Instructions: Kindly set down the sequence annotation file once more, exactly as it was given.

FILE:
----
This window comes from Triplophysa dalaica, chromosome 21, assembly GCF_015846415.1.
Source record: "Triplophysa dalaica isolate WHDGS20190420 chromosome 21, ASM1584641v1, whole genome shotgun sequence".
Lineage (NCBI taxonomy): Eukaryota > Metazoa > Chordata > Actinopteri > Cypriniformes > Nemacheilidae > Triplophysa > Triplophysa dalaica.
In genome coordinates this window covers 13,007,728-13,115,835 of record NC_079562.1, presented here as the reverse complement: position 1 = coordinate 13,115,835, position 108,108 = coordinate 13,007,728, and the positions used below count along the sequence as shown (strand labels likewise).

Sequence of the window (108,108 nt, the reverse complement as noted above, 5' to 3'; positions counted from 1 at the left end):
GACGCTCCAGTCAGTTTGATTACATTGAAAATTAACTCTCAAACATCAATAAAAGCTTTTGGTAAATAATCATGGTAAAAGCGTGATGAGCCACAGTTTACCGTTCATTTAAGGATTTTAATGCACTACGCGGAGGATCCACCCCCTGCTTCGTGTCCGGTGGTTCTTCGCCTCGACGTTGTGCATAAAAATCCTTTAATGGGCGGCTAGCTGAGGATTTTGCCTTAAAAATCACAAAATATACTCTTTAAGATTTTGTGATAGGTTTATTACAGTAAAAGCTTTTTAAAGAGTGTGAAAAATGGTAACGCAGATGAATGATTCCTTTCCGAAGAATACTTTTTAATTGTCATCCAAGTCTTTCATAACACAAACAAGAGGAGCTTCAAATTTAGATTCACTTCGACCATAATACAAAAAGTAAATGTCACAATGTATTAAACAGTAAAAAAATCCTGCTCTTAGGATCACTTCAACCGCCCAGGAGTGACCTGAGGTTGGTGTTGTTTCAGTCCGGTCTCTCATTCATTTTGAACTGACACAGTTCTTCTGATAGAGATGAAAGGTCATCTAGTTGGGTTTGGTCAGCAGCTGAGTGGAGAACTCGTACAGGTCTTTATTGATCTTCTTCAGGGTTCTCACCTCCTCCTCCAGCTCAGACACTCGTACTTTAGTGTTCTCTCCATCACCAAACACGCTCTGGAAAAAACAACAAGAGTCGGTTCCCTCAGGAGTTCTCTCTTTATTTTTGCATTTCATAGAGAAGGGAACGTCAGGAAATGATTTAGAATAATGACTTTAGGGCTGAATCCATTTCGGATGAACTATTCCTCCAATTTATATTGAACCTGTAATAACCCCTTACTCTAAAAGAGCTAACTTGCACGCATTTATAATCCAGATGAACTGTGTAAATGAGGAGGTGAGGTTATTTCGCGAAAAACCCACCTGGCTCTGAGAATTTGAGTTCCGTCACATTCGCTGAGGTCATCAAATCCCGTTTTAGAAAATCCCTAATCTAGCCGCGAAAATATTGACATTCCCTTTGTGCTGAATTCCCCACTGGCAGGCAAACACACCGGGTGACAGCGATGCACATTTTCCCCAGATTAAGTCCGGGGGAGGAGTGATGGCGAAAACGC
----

This window comes from Triplophysa dalaica, chromosome 21, assembly GCF_015846415.1.
Source record: "Triplophysa dalaica isolate WHDGS20190420 chromosome 21, ASM1584641v1, whole genome shotgun sequence".
Lineage (NCBI taxonomy): Eukaryota > Metazoa > Chordata > Actinopteri > Cypriniformes > Nemacheilidae > Triplophysa > Triplophysa dalaica.
In genome coordinates this window covers 13,007,728-13,115,835 of record NC_079562.1, presented here as the reverse complement: position 1 = coordinate 13,115,835, position 108,108 = coordinate 13,007,728, and the positions used below count along the sequence as shown (strand labels likewise).

Sequence of the window (108,108 nt, the reverse complement as noted above, 5' to 3'; positions counted from 1 at the left end):
GACGCTCCAGTCAGTTTGATTACATTGAAAATTAACTCTCAAACATCAATAAAAGCTTTTGGTAAATAATCATGGTAAAAGCGTGATGAGCCACAGTTTACCGTTCATTTAAGGATTTTAATGCACTACGCGGAGGATCCACCCCCTGCTTCGTGTCCGGTGGTTCTTCGCCTCGACGTTGTGCATAAAAATCCTTTAATGGGCGGCTAGCTGAGGATTTTGCCTTAAAAATCACAAAATATACTCTTTAAGATTTTGTGATAGGTTTATTACAGTAAAAGCTTTTTAAAGAGTGTGAAAAATGGTAACGCAGATGAATGATTCCTTTCCGAAGAATACTTTTTAATTGTCATCCAAGTCTTTCATAACACAAACAAGAGGAGCTTCAAATTTAGATTCACTTCGACCATAATACAAAAAGTAAATGTCACAATGTATTAAACAGTAAAAAAATCCTGCTCTTAGGATCACTTCAACCGCCCAGGAGTGACCTGAGGTTGGTGTTGTTTCAGTCCGGTCTCTCATTCATTTTGAACTGACACAGTTCTTCTGATAGAGATGAAAGGTCATCTAGTTGGGTTTGGTCAGCAGCTGAGTGGAGAACTCGTACAGGTCTTTATTGATCTTCTTCAGGGTTCTCACCTCCTCCTCCAGCTCAGACACTCGTACTTTAGTGTTCTCTCCATCACCAAACACGCTCTGGAAAAAACAACAAGAGTCGGTTCCCTCAGGAGTTCTCTCTTTATTTTTGCATTTCATAGAGAAGGGAACGTCAGGAAATGATTTAGAATAATGACTTTAGGGCTGAATCCATTTCGGATGAACTATTCCTCCAATTTATATTGAACCTGTAATAACCCCTTACTCTAAAAGAGCTAACTTGCACGCATTTATAATCCAGATGAACTGTGTAAATGAGGAGGTGAGGTTATTTCGCGAAAAACCCACCTGGCTCTGAGAATTTGAGTTCCGTCACATTCGCTGAGGTCATCAAATCCCGTTTTAGAAAATCCCTAATCTAGCCGCGAAAATATTGACATTCCCTTTGTGCTGAATTCCCCACTGGCAGGCAAACACACCGGGTGACAGCGATGCACATTTTCCCCAGATTAAGTCCGGGGGAGGAGTGATGGCGAAAACGC